Portrait artist Michael Varoudakis, 53, has a knack for making likenesses.
It started when he was 5 or 6. He would get up early Saturday mornings and watch New England television personality “Captain Bob,” aka Robert Cottle, teach viewers to sketch animals.
Michael’s first drawing was a horse. His grandfather Nicholas Dedes saw it and raved to the boy about how good his art was.
“It gave me such a good feeling, I kept doing it,” said Varoudakis, who grew up in Newburyport with his maternal grandparents.
Varoudakis went on to draw and paint in high school and for four years at Montserrat College of Art in Beverly. He has drawn throughout adulthood, doing some commission portraiture, but his art would often take a back seat to work and family responsibilities.
Last week, Varoudakis sat in a booth at the Rhythm Café in Merrimac, flanked by likenesses he has done.
The walls are hung with more than a dozen of his large and colorful watercolor pencil works. The portraits include Eric Clapton, Bob Marley, The Clash, David Bowie, Queen, Keith Richards, Jerry Garcia, Jimi Hendrix and Carlos Santana.
The likenesses are bright and vivid and give the viewer a sense of being onstage with the musicians.
In several works, the guitarists’ picking hands are accentuated, made bigger.
“They make the guitar look small in their hands,” said Varoudakis, who lives in Haverhill.
Varoudakis refers to his works as paintings. They are vivid and bright, and since the pencils are watercolors, he can wipe the surface clean and start over if he doesn’t like what he has done.
His art exhibit of rock ’n’ roll icons will remain up through July 21.
He’s hosting an artist reception at the café this Saturday from 2 to 3:30 p.m.
In a productive stretch between March and April, he did five of these portraits.
For the past 14 years, Varoudakis has been a union carpenter. These days, however, he has a lot of free time as he is awaiting knee surgery. His art is therapeutic, helping him cope with the downtime.
Art was also therapeutic several years ago, he said, when he and his wife were going through difficulties in their marriage. The couple are divorced and have two children, 22 and 18.
Varoudakis said that he had always hoped to transition to art as he got closer to retirement age.
It’s funny how what people said to you, or what you saw them doing, during your formative years can have an influence on you later in life.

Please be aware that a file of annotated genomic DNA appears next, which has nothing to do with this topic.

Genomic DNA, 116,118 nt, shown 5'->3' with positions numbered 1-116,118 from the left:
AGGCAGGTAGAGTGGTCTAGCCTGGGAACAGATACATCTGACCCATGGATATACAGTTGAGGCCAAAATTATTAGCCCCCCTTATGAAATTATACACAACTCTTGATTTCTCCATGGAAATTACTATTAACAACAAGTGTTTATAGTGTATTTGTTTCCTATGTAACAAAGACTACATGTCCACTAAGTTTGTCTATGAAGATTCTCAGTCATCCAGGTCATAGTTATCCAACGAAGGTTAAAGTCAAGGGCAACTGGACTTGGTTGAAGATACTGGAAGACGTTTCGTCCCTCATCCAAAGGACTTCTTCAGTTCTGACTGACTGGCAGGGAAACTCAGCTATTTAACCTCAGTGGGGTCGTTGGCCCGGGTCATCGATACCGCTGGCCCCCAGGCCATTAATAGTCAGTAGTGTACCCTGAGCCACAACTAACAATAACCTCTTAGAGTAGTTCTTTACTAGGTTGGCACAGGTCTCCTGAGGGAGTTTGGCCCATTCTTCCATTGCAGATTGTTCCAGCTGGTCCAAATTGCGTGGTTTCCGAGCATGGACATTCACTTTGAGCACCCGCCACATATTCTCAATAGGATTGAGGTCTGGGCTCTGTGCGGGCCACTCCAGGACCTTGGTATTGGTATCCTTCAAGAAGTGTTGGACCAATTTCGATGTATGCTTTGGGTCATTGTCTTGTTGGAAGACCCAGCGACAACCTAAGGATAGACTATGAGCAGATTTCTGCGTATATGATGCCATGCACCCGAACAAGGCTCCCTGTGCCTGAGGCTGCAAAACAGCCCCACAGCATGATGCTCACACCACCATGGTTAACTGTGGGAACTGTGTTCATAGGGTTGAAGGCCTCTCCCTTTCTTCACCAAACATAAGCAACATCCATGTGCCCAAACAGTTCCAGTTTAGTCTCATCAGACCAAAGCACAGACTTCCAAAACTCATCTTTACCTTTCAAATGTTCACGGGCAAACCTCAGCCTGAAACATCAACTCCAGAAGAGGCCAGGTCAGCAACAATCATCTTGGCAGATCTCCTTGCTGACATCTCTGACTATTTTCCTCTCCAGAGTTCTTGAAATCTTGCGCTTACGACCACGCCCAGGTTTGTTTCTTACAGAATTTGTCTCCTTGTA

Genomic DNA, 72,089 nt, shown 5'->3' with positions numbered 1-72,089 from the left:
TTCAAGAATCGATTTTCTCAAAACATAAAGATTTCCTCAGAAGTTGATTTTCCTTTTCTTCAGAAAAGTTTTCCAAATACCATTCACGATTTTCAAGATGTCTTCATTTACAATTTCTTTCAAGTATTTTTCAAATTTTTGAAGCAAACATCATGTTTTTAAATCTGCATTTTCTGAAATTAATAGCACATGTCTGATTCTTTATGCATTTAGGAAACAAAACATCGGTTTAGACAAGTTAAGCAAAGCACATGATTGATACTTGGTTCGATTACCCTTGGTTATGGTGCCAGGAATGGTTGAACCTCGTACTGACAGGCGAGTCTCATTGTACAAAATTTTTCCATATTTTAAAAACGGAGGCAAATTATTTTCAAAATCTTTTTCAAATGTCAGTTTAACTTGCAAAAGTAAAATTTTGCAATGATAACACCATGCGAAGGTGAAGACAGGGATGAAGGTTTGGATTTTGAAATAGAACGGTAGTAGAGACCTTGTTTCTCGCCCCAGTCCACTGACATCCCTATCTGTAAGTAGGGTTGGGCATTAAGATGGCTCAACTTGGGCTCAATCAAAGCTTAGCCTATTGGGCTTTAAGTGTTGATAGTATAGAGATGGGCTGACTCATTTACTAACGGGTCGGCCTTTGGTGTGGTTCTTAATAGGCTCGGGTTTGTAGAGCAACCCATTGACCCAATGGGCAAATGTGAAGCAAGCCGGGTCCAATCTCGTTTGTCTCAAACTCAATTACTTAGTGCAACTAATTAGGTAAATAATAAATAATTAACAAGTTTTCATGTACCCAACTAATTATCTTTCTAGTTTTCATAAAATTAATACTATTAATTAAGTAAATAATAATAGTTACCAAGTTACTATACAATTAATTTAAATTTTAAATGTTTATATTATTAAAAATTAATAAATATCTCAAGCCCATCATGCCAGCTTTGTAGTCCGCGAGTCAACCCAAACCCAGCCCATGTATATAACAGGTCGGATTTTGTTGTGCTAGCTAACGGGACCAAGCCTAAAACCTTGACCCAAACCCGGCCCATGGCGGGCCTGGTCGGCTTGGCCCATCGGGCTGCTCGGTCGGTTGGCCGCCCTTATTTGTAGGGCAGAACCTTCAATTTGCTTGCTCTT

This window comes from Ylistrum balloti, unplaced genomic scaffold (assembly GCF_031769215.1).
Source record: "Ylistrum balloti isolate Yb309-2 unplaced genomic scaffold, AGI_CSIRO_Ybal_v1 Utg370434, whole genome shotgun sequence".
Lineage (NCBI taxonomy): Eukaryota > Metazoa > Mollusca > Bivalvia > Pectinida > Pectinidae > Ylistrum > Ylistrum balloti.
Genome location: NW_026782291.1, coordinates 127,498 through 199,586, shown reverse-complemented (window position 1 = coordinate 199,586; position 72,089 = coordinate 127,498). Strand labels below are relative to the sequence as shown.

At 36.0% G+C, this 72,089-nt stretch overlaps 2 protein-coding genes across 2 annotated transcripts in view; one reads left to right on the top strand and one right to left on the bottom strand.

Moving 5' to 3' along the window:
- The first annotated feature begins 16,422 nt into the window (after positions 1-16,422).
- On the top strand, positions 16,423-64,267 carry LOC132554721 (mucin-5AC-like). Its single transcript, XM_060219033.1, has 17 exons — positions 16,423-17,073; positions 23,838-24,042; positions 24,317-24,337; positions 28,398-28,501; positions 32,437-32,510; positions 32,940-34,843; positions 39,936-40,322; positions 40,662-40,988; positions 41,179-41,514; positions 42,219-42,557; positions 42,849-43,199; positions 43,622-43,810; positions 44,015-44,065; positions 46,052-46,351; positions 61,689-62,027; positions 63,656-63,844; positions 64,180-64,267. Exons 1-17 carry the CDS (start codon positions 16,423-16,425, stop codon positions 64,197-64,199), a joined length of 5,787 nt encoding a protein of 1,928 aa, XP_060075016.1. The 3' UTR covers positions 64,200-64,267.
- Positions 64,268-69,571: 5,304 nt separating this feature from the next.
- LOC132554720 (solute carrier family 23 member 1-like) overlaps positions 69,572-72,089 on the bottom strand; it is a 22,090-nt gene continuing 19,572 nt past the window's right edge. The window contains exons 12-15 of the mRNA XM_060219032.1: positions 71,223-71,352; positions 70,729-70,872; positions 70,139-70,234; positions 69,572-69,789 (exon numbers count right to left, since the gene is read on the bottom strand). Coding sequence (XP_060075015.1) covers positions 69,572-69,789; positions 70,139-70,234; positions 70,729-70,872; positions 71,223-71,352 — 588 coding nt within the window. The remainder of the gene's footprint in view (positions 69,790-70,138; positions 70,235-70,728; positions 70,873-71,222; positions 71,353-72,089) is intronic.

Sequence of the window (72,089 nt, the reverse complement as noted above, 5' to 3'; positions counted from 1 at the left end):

Varoudakis remembers a piece of advice he got as a teenager from a next-door neighbor in Newburyport, artist Christopher Gurshin.
Gurshin is a longtime artist who now lives in Connecticut. He has made a living from his art and is especially known for his country folk art and Americana paintings.
Varoudakis remembers Gurshin encouraging him to find a niche with his art.
Gurshin, contacted through email, remembers his neighbor as a teen and being impressed by his work, primarily action figures.
Gurshin recalls advising Varoudakis to make of his life’s path doing that which he likes to do.
“As I told my two children early on, also, ‘Believe in yourself, suffer the pains of discipline ... and do it,’” Gurshin said.
Varoudakis is also grateful for the lessons he learned from longtime Newburyport High School art teacher Evangeline Laganas and Montserrat art teacher George Gabin.
Laganas taught him how to work with oil paints and gave him carte blanche to work on his art in her classroom.
“She taught me how to draw the human figure,” he said.
He learned about composition and perspective from Gabin’s life drawing and life painting classes.
Varoudakis likes making rock ’n’ roll star art for a couple of reasons.
“It appeals to a broad scope of people,” he said. “Everybody loves music. These people are household names. And for the most part, I love all these guys.”
He just finished doing an Elvis Presley work that went sideways on him. He ended up putting three Elvises in the work, making a collage.
Making likenesses of recognizable people lifts Varoudakis’ spirits.
“To get out of the doldrums, I do faces,” he said.
If you go
What: Rock ’n’ roll art by Michael Varoudakis
When: Through July 21. Reception this Saturday from 2 to 3:30 p.m.
Where: Rhythm Café, 12 School St., Merrimac
How much: Free
More information: 978-346-0444 or www.rhythmcafe.net